Vicks Vapu-Rub remedy has been a trend in the Latino community. All you have to do is put the product on the soles of your feet and put socks on, as well as on your back and chest. Doing so, supposedly leads you to be cured by the morning.An addition to this remedy is also provide yerba buena boiled with some vapu-rub and then also massaged on your back and chest.


Juan is a Mexican-American from Mexico city. He works demolition, but is super into his religion of being a Jehovah Witness. He has been passing down his traditions to his kids, just how they were passed down to him by his dad and grandpa.

Folk medicine

The Story of the Tenrikyo Miracle that Saved My Grandfather

Nationality: American/Japanese

Primary Language: English

Other Language(s): Japanese

Age: 23

Residence: New York City, USA

Performance Date: April 13, 2017 (Skype)


Sammy is a 23 year old man, born and raised in New York who is a representative with the Tenri Cultural Institute of New York City.


Interviewer: Good Morning. I never heard of Tenri, can you tell me something about it and a tradition associated with it.


Informant: “Ok ok. The teaching of Tenrikyo (sp)”


Interviewer:  Can you spell it please.


Informant: “that’s T-E-N as in Nancy R-I-K-Y-O, Tenrikyo, ah basically we are taught that our bodies are something that is lent to us from G-D something that we borrow something from G-D The Parent and uh just our minds are our own ah our own. And basically depending on the way we use our minds G-D The Parent will ah show ah us ah the proper way to mature spiritually hum which means basically is to become selfless and in order to do that we basically have to keep our minds from becoming ah or getting rid of our egos basically. And ah what we are taught when we use our minds in selfish manners it is like we are accumulating dust. And when we accumulate dust, we are unable to see our goals as human beings um from what it should be basically. Um and so what we do in the Service the Tenrikyo Service is we ask G-D The Parent to sweep that dust from our minds ah but we are also responsible for our own, you know, how we use it individually. So we have to continue to keep ah fighting ourselves almost not others and fighting ourselves to not to be greedy or arrogant or selfish or anything like that. Ah but if you ever get the chance please read up on and the teachings of Tenrikyo ah it is native to the country of Japanese ah the country of Japan and there is a small town in Tenri where we call our home.”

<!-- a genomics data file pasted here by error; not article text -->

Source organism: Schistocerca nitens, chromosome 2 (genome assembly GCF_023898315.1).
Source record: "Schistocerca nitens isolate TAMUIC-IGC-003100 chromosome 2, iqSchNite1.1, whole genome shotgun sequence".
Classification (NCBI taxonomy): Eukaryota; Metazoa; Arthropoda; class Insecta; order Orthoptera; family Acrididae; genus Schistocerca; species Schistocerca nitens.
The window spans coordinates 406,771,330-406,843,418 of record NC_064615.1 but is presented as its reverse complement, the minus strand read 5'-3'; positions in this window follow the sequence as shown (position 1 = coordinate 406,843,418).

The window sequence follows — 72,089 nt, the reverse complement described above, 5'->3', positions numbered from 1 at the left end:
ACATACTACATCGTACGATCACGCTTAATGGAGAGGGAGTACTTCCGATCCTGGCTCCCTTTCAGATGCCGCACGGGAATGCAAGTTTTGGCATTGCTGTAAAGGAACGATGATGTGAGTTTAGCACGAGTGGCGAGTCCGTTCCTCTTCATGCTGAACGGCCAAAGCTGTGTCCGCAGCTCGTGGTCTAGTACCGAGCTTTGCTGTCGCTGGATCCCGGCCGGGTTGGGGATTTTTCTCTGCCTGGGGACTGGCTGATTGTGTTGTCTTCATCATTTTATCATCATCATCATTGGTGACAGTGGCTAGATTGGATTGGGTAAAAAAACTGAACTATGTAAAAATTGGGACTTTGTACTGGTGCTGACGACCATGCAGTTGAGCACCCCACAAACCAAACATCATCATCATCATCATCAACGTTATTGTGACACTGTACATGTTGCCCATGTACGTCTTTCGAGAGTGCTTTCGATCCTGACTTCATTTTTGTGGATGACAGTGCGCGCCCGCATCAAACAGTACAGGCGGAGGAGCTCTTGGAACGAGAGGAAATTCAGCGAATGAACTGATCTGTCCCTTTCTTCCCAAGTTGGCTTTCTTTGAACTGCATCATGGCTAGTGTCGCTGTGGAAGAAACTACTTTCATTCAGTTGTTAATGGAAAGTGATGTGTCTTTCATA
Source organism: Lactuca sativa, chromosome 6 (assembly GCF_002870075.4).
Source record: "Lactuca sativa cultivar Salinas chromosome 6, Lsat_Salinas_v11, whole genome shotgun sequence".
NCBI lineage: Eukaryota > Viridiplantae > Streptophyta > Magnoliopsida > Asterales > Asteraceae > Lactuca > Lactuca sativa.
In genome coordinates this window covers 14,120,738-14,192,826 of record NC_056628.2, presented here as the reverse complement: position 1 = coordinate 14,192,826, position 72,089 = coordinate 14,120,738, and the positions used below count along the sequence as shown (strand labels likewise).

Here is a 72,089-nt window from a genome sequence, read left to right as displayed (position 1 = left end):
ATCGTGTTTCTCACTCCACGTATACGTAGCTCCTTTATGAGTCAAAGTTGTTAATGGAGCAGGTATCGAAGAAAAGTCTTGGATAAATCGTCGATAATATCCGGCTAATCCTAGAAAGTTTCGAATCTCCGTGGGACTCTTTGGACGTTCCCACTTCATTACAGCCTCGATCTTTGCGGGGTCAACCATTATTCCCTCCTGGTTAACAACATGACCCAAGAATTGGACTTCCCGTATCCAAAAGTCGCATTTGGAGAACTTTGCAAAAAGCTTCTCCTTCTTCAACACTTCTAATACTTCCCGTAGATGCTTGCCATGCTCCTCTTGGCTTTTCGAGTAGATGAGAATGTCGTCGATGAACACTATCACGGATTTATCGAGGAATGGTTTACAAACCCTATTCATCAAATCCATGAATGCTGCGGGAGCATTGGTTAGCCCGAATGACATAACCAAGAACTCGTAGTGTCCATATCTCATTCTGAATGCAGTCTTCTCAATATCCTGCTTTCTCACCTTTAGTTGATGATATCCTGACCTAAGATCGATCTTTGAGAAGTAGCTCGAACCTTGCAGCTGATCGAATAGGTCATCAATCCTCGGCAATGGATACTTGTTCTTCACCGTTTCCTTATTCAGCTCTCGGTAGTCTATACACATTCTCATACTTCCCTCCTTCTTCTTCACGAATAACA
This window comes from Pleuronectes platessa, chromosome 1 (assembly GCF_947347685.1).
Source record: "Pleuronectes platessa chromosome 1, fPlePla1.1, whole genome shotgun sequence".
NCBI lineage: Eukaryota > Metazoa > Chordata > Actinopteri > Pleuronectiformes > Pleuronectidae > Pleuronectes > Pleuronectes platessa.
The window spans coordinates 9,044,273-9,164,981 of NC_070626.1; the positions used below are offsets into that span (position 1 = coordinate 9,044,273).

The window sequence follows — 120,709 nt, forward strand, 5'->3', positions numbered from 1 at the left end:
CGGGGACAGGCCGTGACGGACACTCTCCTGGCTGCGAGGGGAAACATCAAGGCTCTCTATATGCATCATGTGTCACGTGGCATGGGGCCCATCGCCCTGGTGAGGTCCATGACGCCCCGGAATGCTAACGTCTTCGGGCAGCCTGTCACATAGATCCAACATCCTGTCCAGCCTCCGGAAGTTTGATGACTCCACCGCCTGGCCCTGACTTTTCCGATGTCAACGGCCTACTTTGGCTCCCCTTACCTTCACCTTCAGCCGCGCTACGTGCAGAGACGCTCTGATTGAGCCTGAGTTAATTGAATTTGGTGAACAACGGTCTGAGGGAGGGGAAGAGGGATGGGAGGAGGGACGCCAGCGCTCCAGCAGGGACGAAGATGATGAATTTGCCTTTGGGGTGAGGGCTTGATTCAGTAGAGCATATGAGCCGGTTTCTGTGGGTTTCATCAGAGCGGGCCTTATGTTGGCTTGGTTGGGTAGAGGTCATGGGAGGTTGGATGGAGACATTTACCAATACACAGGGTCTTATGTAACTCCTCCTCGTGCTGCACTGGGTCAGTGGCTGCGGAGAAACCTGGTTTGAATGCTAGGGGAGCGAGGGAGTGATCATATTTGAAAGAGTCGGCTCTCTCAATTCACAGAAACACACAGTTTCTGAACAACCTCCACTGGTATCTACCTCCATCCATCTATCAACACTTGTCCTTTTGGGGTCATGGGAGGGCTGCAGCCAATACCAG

Interviewer: When did you first become aware of this?


Informant: “Ah actually I was born into the church.  Ah My Father he ah he was I am a third generation Tenrikyo and basically my father he came to New York to spread the teachings of Tenrikyo and he so started at a church in Bayside Queens, and that is where I was born. My my original, my grandfather was the one who kind of started the faith and he ah he has suffered from ah tuberculosis and he was saved miraculously ah through ah missionary who was walking in Japan, a Tenrikyo Missionary and he was taught the same thing what I actually just said.  And ah realizing that it was his own mind that was the problem he kind of replaced his mind and ah decided that even though he was going to die from tuberculosis he might as well die you know saving others.  And when he, he firmly resolved that mind ah, he was saved from his tuberculosis in some way. My father was born and also I was born after that. So it is kind of nice.”